WDJ: Speaking of relationships, why do think people seem to expect their dogs to understand what is said to them?
Pryor: I think it’s all what we call superstitious behavior; if the dog acts like he understands sometimes, then he’s expected to behave as if he understood all the time. Also, many people are completely ignorant of natural dog behavior.
WDJ: It just seems to me that people try so much more with a dog than they would ever do with another species. Why are people so comfortable physically manipulating them? I mean, no one would walk up to a zebra or an elephant and try to push its bottom onto the ground or yell “Sit! Sit! Sit!”
Pryor: (Laughing) Actually, they do! There is conventional elephant training, too, where the elephants are hit if they don’t “obey!” Well, I know what you mean. Dogs are so extremely domesticated, they put up with an awful lot from us. They tolerate almost anything we do to them, more than almost any other animals.
WDJ: The most common justifications I hear are, “If we don’t get through to this dog, he’s going to be put to sleep! And this positive stuff takes too long!”
Pryor: Again, that’s because they really don’t know how to do it. Training with positive reinforcement is actually a lot faster. It’s simple but it’s not easy. If someone doesn’t have the tools, they tend to fall back on punishment when their poorly executed positive reinforcement doesn’t work. And when you fall back on corrections, you lose the animal’s cooperation; he becomes merely compliant. An animal who gets punished will stop trying to learn, and will just try to stay out of trouble; that slows things down to zero. And that can be the reason why people complain that these methods are too slow.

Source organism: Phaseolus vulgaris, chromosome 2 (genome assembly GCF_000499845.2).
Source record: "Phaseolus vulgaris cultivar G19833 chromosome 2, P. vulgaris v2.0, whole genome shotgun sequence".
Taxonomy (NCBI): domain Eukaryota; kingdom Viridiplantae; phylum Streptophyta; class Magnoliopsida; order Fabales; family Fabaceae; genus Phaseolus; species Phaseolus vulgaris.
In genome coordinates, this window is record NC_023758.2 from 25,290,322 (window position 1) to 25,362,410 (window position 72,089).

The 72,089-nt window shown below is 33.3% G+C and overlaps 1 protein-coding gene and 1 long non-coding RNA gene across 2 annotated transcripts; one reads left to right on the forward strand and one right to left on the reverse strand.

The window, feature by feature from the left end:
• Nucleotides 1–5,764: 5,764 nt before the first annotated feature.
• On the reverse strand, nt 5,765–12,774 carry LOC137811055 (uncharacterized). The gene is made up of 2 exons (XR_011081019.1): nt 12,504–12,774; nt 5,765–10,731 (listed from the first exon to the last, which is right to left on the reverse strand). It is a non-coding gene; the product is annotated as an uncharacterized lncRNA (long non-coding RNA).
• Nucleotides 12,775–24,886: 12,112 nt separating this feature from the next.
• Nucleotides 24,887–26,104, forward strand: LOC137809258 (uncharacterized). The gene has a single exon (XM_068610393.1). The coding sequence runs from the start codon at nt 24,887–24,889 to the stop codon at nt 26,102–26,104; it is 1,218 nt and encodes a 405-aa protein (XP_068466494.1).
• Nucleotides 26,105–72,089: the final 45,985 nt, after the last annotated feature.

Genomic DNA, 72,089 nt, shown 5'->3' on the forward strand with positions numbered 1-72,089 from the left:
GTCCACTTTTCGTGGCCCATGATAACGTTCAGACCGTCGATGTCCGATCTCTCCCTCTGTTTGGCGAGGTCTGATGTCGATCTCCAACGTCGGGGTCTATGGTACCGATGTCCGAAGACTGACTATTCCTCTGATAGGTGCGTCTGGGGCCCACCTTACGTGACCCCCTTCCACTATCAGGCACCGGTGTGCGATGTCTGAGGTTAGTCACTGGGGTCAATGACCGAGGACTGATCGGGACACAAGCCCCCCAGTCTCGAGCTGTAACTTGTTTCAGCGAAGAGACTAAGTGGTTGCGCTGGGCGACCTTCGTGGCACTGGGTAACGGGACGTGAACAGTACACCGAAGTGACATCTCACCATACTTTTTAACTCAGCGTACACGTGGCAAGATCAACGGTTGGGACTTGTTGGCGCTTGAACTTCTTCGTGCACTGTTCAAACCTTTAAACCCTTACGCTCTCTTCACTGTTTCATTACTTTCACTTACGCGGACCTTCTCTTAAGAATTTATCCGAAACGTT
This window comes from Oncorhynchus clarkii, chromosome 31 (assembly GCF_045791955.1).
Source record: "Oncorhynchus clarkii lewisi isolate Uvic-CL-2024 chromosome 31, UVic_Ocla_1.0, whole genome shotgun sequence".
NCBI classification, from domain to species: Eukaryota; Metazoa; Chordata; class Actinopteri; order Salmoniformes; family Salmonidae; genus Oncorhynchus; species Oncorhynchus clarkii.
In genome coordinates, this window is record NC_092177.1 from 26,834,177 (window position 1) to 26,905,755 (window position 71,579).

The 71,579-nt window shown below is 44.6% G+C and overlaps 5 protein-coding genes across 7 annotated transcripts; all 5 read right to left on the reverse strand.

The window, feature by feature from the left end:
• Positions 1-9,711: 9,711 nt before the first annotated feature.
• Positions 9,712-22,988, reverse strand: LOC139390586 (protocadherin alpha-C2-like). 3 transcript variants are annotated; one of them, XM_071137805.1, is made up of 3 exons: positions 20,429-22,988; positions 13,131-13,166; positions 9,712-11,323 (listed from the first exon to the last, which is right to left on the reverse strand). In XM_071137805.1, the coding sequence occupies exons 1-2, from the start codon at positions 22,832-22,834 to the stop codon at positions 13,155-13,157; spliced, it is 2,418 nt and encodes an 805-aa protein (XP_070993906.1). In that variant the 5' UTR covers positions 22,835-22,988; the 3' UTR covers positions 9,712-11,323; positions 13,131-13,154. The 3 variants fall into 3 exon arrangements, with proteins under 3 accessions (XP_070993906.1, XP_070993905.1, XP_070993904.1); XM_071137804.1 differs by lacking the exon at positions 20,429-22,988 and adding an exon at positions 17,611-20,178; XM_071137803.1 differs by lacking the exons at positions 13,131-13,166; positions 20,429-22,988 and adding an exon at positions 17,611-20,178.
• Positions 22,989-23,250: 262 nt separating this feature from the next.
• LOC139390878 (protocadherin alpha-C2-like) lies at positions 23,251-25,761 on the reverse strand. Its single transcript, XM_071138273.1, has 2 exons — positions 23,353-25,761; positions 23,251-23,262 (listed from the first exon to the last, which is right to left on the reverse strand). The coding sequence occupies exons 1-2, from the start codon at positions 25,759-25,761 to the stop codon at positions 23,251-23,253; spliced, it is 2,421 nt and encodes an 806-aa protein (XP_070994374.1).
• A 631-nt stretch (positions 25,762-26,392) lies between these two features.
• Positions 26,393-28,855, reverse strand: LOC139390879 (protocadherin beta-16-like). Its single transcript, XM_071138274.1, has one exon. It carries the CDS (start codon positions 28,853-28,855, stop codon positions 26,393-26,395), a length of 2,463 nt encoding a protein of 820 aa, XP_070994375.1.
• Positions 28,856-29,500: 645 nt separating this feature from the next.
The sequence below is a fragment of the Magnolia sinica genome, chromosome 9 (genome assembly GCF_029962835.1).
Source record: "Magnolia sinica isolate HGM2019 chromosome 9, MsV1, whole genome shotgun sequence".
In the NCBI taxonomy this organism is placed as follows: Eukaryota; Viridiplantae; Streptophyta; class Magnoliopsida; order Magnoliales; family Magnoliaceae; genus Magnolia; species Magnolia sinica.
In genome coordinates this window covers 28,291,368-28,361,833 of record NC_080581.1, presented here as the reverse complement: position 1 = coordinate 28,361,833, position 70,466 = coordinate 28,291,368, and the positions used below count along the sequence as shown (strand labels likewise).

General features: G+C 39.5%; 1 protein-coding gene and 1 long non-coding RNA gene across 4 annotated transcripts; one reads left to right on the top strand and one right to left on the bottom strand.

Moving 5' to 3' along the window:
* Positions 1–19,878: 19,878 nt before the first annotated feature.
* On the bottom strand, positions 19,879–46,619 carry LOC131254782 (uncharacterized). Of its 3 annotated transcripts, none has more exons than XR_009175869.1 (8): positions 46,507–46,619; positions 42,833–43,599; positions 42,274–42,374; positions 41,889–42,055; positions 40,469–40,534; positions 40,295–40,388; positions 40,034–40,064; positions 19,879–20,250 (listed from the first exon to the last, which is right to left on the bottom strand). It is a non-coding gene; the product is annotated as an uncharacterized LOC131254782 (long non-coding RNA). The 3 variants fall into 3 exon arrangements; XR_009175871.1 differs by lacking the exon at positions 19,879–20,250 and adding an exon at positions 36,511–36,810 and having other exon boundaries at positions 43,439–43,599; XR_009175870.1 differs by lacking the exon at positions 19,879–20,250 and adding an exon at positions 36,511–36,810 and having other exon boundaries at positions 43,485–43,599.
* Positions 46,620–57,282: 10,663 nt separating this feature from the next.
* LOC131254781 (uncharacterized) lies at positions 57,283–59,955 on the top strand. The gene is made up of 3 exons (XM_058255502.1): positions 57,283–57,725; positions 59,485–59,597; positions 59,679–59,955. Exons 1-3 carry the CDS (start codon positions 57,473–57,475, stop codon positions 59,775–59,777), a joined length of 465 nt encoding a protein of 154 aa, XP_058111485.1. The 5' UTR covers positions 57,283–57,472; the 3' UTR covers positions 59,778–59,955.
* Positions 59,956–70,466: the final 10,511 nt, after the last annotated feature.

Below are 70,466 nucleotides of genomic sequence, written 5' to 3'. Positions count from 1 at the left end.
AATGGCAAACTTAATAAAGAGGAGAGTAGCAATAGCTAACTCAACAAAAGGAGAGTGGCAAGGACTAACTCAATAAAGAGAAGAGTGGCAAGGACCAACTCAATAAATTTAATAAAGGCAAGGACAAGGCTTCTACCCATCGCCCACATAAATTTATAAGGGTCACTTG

WDJ: More than anything, I love the moment when a dog suddenly understands the training game and realizes that he knows how to figure out what will earn him a reward. The dog often looks so engaged and happy, as if he’s thinking, “At last! A human who makes sense!”
Pryor: I agree. For many dogs, the human world is a completely confusing, arbitrary place, but then suddenly they can control something. It’s a great moment for them, and obviously very gratifying.
WDJ: How long do you want to keep doing this? Do you anticipate retiring at some point? Is the work fulfilling enough to just keep going and going?
Pryor: Well, I’m an artist and a scientist. And this is my art and my science. So why would I stop? I have already stepped back from teaching, from the company’s day-to-day operations. I think I have another book to write. I just accepted an invitation to go to China for a month in 2014. I travel a lot with my family.
It’s not a question of slowing down, but of rearranging my priorities. I’ve been getting a lot more attention from the scientific community than I’ve had for a long time, thanks to the 2009 book, Reaching the Animal Mind. That brings me speaking invitations I like to follow up on, though I can set my own pace. I don’t plan to stop, but I might change the emphasis a little bit. There is still a lot of work to do.
Nancy Kerns is WDJ’s Editor.